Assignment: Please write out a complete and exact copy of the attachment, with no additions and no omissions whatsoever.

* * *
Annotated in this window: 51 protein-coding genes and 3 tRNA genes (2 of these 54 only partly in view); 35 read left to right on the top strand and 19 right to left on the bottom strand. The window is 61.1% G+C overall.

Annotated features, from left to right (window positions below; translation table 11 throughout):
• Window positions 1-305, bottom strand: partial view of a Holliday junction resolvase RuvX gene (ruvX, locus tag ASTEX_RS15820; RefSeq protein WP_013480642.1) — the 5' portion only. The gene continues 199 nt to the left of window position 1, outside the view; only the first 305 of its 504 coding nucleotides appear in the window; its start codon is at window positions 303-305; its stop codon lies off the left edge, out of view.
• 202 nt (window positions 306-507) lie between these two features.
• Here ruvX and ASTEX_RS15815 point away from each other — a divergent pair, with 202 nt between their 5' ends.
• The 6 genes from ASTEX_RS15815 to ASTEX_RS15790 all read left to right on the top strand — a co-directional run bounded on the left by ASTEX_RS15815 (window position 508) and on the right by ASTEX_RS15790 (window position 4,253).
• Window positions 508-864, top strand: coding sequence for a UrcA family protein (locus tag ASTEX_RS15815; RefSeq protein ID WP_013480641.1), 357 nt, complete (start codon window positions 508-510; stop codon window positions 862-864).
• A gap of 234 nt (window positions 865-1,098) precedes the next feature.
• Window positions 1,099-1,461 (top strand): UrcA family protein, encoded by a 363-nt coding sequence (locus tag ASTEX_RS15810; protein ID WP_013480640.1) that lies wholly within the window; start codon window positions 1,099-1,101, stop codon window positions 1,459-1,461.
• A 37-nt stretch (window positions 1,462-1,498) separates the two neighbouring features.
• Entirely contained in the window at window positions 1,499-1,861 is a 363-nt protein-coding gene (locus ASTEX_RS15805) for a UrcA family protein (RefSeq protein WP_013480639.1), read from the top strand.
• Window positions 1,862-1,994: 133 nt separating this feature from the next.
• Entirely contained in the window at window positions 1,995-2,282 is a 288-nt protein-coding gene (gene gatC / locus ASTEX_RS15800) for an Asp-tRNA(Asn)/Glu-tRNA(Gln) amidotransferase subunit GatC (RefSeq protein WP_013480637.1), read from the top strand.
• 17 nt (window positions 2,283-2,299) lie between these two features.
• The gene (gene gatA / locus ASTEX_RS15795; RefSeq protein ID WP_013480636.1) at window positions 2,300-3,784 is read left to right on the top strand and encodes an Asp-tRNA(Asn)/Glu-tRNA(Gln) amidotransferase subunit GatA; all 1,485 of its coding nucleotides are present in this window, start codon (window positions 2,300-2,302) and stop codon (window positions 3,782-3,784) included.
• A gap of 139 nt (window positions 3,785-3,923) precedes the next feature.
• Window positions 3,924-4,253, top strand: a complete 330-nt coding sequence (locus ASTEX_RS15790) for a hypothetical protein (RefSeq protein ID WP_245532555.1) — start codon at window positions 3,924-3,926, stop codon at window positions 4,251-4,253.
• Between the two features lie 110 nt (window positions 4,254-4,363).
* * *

Annotated in this window: 51 protein-coding genes and 3 tRNA genes (2 of these 54 only partly in view); 35 read left to right on the top strand and 19 right to left on the bottom strand. The window is 61.1% G+C overall.

Annotated features, from left to right (window positions below; translation table 11 throughout):
• Window positions 1-305, bottom strand: partial view of a Holliday junction resolvase RuvX gene (ruvX, locus tag ASTEX_RS15820; RefSeq protein WP_013480642.1) — the 5' portion only. The gene continues 199 nt to the left of window position 1, outside the view; only the first 305 of its 504 coding nucleotides appear in the window; its start codon is at window positions 303-305; its stop codon lies off the left edge, out of view.
• 202 nt (window positions 306-507) lie between these two features.
• Here ruvX and ASTEX_RS15815 point away from each other — a divergent pair, with 202 nt between their 5' ends.
• The 6 genes from ASTEX_RS15815 to ASTEX_RS15790 all read left to right on the top strand — a co-directional run bounded on the left by ASTEX_RS15815 (window position 508) and on the right by ASTEX_RS15790 (window position 4,253).
• Window positions 508-864, top strand: coding sequence for a UrcA family protein (locus tag ASTEX_RS15815; RefSeq protein ID WP_013480641.1), 357 nt, complete (start codon window positions 508-510; stop codon window positions 862-864).
• A gap of 234 nt (window positions 865-1,098) precedes the next feature.
• Window positions 1,099-1,461 (top strand): UrcA family protein, encoded by a 363-nt coding sequence (locus tag ASTEX_RS15810; protein ID WP_013480640.1) that lies wholly within the window; start codon window positions 1,099-1,101, stop codon window positions 1,459-1,461.
• A 37-nt stretch (window positions 1,462-1,498) separates the two neighbouring features.
• Entirely contained in the window at window positions 1,499-1,861 is a 363-nt protein-coding gene (locus ASTEX_RS15805) for a UrcA family protein (RefSeq protein WP_013480639.1), read from the top strand.
• Window positions 1,862-1,994: 133 nt separating this feature from the next.
• Entirely contained in the window at window positions 1,995-2,282 is a 288-nt protein-coding gene (gene gatC / locus ASTEX_RS15800) for an Asp-tRNA(Asn)/Glu-tRNA(Gln) amidotransferase subunit GatC (RefSeq protein WP_013480637.1), read from the top strand.
• 17 nt (window positions 2,283-2,299) lie between these two features.
• The gene (gene gatA / locus ASTEX_RS15795; RefSeq protein ID WP_013480636.1) at window positions 2,300-3,784 is read left to right on the top strand and encodes an Asp-tRNA(Asn)/Glu-tRNA(Gln) amidotransferase subunit GatA; all 1,485 of its coding nucleotides are present in this window, start codon (window positions 2,300-2,302) and stop codon (window positions 3,782-3,784) included.
• A gap of 139 nt (window positions 3,785-3,923) precedes the next feature.
• Window positions 3,924-4,253, top strand: a complete 330-nt coding sequence (locus ASTEX_RS15790) for a hypothetical protein (RefSeq protein ID WP_245532555.1) — start codon at window positions 3,924-3,926, stop codon at window positions 4,251-4,253.
• Between the two features lie 110 nt (window positions 4,254-4,363).